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Dred: A Tale of the Great Dismal Swamp
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Dred: A Tale of the Great Dismal Swamp

3.64  ·  Rating details ·  122 Ratings  ·  6 Reviews
Harriet Beecher Stowe's second antislavery novel was written partly in response to the criticisms of Uncle Tom's Cabin (1852) by both white Southerners and black abolitionists. In Dred (1856), Stowe attempts to explore the issue of slavery from an African American perspective.

Through the compelling stories of Nina Gordon, the mistress of a slave plantation, and Dred, a bla
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Paperback, 656 pages
Published February 1st 2006 by University of North Carolina Press (first published November 30th 1855)
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Amy
May 21, 2008 rated it it was amazing
This book was so much better than Uncle Tom's Cabin, but so few people know about it. Beautiful writing, great history, touching look at humanity...it delivers. Here's a quote to whet your appetites:
"As air and heat and water all have a benevolent tendency to enter and fill up a vacuum, so we might fancy the failing vitality of the human system to receive accessions of vigor by being placed in the vicinity of the healthful growths of nature. All the trees which John saw around the river of life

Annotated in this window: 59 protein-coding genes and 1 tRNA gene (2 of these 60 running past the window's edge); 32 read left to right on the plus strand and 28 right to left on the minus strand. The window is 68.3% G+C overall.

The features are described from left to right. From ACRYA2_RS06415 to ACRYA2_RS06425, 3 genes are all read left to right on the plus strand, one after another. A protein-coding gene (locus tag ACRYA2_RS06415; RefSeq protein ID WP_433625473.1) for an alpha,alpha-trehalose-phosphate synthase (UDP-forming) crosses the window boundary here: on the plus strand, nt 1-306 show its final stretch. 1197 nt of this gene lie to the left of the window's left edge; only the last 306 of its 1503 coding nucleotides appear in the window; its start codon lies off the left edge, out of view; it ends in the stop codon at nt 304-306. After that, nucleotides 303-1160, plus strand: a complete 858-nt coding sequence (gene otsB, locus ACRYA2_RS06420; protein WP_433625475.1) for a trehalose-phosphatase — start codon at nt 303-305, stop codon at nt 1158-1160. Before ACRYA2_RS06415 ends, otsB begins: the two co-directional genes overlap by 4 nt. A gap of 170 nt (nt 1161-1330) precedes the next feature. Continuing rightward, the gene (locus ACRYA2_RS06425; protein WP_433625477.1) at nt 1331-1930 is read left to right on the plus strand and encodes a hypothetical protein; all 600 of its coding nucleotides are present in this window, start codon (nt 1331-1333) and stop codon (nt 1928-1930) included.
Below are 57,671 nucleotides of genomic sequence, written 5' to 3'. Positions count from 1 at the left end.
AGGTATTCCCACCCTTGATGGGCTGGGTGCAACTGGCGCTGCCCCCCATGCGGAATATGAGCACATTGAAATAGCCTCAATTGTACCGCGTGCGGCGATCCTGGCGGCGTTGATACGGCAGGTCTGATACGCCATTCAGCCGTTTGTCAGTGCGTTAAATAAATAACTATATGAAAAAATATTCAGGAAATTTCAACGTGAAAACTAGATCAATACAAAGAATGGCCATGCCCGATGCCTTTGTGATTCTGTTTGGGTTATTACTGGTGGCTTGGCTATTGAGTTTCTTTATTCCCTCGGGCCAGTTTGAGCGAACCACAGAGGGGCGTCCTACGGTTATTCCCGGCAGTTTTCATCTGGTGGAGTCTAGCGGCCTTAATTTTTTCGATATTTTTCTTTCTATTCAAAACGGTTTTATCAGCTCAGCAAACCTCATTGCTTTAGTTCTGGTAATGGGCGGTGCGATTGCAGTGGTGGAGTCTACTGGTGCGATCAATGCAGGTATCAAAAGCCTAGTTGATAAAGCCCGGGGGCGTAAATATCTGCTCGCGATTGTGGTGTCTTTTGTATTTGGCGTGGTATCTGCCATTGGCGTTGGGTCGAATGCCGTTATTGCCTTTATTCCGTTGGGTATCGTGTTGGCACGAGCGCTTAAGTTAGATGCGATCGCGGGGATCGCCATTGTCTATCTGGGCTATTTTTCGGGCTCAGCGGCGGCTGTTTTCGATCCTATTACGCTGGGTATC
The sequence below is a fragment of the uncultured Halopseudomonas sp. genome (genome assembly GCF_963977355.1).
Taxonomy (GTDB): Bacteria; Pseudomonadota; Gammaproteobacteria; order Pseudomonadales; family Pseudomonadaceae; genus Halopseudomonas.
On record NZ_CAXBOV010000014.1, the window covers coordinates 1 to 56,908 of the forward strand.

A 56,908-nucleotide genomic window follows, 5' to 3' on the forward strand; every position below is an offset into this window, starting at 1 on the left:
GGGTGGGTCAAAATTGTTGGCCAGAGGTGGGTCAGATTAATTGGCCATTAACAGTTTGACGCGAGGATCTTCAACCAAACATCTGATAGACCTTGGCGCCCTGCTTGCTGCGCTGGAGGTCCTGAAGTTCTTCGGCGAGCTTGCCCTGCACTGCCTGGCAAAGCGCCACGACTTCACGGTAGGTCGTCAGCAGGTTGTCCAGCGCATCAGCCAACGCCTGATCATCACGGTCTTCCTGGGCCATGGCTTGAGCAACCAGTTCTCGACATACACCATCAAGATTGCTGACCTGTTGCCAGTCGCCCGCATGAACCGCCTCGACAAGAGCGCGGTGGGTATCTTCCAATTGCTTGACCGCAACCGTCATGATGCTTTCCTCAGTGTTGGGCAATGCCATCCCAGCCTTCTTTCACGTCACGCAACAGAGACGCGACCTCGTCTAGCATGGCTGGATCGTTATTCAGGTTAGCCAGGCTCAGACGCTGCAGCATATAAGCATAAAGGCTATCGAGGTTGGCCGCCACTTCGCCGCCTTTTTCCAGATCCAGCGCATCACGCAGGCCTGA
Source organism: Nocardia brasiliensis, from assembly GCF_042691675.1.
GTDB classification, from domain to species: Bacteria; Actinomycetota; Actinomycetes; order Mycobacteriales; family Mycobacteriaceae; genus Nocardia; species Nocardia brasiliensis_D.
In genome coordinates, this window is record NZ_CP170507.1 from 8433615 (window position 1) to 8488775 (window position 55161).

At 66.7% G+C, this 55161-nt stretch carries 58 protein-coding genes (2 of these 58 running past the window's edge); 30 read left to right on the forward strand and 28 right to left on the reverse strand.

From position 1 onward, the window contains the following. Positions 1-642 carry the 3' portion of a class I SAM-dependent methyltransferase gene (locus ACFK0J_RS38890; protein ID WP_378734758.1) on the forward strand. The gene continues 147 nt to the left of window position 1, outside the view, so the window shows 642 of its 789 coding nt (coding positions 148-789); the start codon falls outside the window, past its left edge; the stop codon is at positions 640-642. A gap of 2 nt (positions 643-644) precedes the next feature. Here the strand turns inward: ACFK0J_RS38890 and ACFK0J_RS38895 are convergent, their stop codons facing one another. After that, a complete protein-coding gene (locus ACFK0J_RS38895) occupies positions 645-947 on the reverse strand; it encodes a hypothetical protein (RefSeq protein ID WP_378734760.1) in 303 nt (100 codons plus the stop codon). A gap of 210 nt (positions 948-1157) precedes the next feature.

...more
Josh Miller
Feb 14, 2016 rated it it was amazing  ·  review of another edition
This book is in my top 10 of the best books I've ever read. It's hard to believe that a book that was written in the 1880s can be so relevant to how people think and how politics work today. I am glad I read this book and would recommend it to everyone
Meg Merriet
Oct 01, 2016 rated it really liked it
I cried through this whole book. It was an emotional rollercoaster. Almost everybody dies. The storytelling was expertly crafted. Very spiritual mode of conveying a plea for abolition. I never cried so much through 200,000 words in my life. ;_;
Bobbie
May 20, 2008 rated it it was amazing
I would rate this book right up there with Harriet Beecher Stowe's--Uncle Tom's Cabin. If you liked that book, you'll surely love this one too!
Eliza
Jan 22, 2008 rated it really liked it
This is the more intriguing and scarier version of Uncle Tom's Cabin.
Genna Evelyn
rated it it was amazing
Nov 28, 2012
Mary Thompson
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Aug 24, 2012
Christine
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Mar 04, 2013
Stacey
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Jun 23, 2012
Helen Przibilla
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Jul 11, 2014
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Harriet Elizabeth Beecher Stowe was an American author and abolitionist, whose novel Uncle Tom's Cabin (1852) attacked the cruelty of slavery; it reached millions as a novel and play, and became influential, even in Britain. It made the political issues of the 1850s regarding slavery tangible to millions, energizing anti-slavery forces in the American North. It angered and embittered the South. Th ...more
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